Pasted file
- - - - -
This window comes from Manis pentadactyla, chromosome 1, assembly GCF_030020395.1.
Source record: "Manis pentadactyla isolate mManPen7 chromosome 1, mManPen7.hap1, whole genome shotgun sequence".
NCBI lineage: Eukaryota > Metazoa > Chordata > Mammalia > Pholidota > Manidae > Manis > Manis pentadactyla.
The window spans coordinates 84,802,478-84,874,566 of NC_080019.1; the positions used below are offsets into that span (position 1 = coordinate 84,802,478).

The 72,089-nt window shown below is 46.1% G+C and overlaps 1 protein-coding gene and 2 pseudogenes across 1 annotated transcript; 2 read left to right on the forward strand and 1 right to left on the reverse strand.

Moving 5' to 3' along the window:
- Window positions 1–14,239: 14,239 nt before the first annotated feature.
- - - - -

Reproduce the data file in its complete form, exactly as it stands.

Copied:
This window comes from Manis pentadactyla, chromosome 1, assembly GCF_030020395.1.
Source record: "Manis pentadactyla isolate mManPen7 chromosome 1, mManPen7.hap1, whole genome shotgun sequence".
NCBI lineage: Eukaryota > Metazoa > Chordata > Mammalia > Pholidota > Manidae > Manis > Manis pentadactyla.
The window spans coordinates 84,802,478-84,874,566 of NC_080019.1; the positions used below are offsets into that span (position 1 = coordinate 84,802,478).

The 72,089-nt window shown below is 46.1% G+C and overlaps 1 protein-coding gene and 2 pseudogenes across 1 annotated transcript; 2 read left to right on the forward strand and 1 right to left on the reverse strand.

Moving 5' to 3' along the window:
- Window positions 1–14,239: 14,239 nt before the first annotated feature.